He offered Congress an account that “summarizes the key conclusions” — but in reality, left out key parts, according to Ryan Goodman, a former top Department of Justice legal advisor under Barack Obama and now co-editor-in-chief of the legal forum Just Security.
Barr’s summary “omitted some of the most consequential and incendiary conclusions from the actual opinion,” even though he had “evidently no justifiable reason” for doing so, Goodman wrote in an article Monday. Congress had to issue a subpoena to read the full legal opinion. The public, however, didn’t see it until 1993, after Barr left office.
“Conservatives, historically, tend to favor executive authority in these matters.”
Barr used strikingly similar language in his letter to Congress about the Mueller report, in which he claimed to summarize its “principal conclusions.”
Barr wrote that Mueller had not found that anyone in the Trump administration had entered a criminal conspiracy with Russian agents by colluding with Moscow’s efforts to tip the 2016 election. And he wrote that while the report didn’t “exonerate” Trump on the question of obstruction of justice, Barr had determined the evidence was insufficient on that score.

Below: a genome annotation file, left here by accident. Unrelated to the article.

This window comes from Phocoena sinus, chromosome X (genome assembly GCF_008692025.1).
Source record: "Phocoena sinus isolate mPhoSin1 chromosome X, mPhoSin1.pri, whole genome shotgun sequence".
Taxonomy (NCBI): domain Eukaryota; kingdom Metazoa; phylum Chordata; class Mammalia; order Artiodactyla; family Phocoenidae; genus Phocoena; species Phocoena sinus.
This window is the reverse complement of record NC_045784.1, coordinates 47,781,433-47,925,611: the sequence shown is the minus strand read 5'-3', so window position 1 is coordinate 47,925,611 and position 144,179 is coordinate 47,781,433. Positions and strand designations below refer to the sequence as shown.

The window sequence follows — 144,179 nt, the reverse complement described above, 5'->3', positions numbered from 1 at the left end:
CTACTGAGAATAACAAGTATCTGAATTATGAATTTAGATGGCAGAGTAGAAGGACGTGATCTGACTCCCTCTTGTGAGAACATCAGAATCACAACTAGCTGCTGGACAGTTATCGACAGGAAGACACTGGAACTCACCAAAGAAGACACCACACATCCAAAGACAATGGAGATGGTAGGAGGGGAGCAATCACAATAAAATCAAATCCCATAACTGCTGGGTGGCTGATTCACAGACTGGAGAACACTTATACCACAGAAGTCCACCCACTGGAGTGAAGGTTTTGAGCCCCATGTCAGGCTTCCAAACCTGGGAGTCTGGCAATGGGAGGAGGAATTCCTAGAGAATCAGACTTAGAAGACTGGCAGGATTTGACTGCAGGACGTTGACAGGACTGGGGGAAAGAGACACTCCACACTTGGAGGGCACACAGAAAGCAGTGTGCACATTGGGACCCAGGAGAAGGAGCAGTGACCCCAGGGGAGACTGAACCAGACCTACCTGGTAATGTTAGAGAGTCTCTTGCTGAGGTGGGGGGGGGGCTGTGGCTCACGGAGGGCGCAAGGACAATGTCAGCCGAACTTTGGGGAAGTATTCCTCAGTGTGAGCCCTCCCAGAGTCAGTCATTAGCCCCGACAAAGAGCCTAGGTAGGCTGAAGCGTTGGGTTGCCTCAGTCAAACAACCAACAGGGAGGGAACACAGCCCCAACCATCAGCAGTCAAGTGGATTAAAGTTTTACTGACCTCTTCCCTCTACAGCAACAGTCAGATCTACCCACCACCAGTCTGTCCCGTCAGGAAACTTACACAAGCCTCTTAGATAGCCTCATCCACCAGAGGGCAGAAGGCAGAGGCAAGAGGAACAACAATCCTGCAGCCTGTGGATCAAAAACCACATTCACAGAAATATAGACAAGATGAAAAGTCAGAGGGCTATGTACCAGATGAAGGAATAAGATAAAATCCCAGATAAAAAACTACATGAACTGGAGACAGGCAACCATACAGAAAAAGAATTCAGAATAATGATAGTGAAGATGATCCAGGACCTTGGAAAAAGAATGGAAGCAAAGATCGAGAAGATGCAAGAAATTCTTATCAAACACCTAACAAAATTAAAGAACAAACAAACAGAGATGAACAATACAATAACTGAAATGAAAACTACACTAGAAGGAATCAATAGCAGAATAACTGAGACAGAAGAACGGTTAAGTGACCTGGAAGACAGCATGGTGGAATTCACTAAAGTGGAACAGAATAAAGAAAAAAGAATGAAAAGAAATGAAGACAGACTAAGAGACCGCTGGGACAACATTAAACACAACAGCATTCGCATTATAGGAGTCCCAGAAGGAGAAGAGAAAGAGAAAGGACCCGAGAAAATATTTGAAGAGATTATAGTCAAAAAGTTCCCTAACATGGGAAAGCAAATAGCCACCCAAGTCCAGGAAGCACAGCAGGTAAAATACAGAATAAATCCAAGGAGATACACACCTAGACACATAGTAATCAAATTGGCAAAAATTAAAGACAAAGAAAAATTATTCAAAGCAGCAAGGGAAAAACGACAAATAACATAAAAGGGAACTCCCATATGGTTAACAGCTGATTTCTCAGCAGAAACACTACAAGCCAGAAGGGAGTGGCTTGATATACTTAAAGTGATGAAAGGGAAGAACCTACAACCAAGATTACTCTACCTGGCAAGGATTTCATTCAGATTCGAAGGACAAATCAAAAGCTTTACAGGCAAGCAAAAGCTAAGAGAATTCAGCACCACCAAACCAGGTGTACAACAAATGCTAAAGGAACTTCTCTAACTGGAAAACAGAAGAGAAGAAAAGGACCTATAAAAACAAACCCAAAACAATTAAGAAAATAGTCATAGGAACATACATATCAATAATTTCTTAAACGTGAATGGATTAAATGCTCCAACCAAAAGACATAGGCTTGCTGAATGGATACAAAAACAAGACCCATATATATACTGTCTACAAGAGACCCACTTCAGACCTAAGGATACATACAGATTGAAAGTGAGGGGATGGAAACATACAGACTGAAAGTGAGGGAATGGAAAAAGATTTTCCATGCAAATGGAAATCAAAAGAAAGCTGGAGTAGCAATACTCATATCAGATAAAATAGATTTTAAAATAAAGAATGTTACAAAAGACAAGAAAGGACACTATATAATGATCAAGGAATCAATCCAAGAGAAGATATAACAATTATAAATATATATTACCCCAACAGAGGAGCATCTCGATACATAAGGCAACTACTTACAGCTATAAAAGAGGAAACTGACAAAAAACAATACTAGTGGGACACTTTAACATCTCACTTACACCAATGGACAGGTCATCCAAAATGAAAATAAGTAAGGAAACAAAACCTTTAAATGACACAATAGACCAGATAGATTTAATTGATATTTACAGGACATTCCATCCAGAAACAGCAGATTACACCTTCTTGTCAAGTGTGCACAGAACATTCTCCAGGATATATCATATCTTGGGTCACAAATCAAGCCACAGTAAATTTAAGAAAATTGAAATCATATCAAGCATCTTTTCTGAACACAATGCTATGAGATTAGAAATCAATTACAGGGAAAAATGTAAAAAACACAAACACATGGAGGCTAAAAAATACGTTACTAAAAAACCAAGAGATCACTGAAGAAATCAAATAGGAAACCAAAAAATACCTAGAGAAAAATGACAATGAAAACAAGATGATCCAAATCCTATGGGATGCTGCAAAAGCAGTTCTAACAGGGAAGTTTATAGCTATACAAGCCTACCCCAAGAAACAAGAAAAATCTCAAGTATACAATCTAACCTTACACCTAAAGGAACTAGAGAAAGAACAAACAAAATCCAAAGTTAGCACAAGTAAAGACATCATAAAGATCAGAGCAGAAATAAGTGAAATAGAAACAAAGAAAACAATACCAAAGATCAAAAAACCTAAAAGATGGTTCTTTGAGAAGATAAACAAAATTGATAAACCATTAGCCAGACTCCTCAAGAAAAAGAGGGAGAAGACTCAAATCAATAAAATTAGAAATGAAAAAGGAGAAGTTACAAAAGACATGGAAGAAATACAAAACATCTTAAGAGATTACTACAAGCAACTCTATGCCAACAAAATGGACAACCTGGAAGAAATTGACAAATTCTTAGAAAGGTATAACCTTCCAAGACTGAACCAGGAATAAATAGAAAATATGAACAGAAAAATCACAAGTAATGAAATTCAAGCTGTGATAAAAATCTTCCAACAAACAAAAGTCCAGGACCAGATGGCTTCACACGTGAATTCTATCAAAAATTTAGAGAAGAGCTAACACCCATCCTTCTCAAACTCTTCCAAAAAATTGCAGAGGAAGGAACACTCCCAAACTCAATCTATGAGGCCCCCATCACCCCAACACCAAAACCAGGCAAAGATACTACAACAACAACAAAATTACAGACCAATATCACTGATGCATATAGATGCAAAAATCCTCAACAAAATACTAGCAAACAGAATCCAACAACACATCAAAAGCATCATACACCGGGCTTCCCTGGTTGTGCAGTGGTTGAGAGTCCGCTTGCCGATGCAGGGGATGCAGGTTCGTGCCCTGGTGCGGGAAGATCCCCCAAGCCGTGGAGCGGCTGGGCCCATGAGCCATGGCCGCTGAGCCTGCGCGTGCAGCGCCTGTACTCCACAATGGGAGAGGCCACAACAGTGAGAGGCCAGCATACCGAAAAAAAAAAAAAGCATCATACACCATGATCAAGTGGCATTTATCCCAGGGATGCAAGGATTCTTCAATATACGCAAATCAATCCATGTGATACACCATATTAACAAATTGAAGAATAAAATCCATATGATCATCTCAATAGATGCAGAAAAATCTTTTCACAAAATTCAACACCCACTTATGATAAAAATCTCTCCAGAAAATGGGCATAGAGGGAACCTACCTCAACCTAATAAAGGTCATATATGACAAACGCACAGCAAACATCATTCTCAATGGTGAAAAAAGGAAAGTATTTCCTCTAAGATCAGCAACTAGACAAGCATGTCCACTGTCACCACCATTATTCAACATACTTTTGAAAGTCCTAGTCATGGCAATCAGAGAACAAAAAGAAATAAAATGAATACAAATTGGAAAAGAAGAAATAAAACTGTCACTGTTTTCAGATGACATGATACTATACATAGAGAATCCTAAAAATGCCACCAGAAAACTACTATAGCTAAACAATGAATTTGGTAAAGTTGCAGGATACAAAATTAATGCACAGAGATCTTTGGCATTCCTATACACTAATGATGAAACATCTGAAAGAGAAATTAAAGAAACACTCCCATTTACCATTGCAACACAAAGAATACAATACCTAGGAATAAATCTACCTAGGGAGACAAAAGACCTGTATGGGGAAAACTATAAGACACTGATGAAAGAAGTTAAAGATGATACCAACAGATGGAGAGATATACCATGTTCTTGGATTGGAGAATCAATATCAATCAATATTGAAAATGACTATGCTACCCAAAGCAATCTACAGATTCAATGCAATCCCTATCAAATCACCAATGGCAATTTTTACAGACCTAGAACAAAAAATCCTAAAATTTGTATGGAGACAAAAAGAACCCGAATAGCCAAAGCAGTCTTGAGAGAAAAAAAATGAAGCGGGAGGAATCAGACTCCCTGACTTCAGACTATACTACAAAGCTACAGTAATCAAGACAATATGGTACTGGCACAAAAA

Since then, however, questions have been raised about the reliability of Barr’s ‘principal conclusions,’ after Mueller’s team reportedly began complaining to associates that the letter had left out the most damaging information, including summaries they’d prepared for quick release.
Rep. André Carson, a member of the House Intelligence Committee, called reports that Barr may have soft-pedalled Mueller’s findings in his letter to Congress “extremely troubling,” if confirmed.
“It lends itself to the concern I have, and many others have, that the administration is seeking to tell its own version of a story by leaving out certain parts that don’t fit its narrative,” Carson told VICE News.
Barr played a key role in another potentially explosive scandal that has been largely forgotten since, known as “Iraqgate.”
At the time, investigative reporting in the Los Angeles Times and elsewhere suggested that the Bush and Reagan administrations may have secretly funneled billions in loan guarantees and military technology to Iraqi strongman Saddam Hussein from 1986 to 1990.
The reports indicated the funds may have gone to buy weapons that were later used against U.S. troops during the first Gulf War — and that Bush administration officials might have later altered documents that were given to Congress to thwart investigators. A bank manager involved in lending $5 billion to Iraq pleaded guilty to fraud, and six separate Congressional investigations were spawned to find out what really happened.
When the House judiciary committee asked Barr to launch an independent counsel investigation, he did something unprecedented: He said no, breaking with previous Attorneys General, who had granted every formal request for an independent counsel appointment since the post-Watergate legislation was passed in 1978, according to The Washington Post.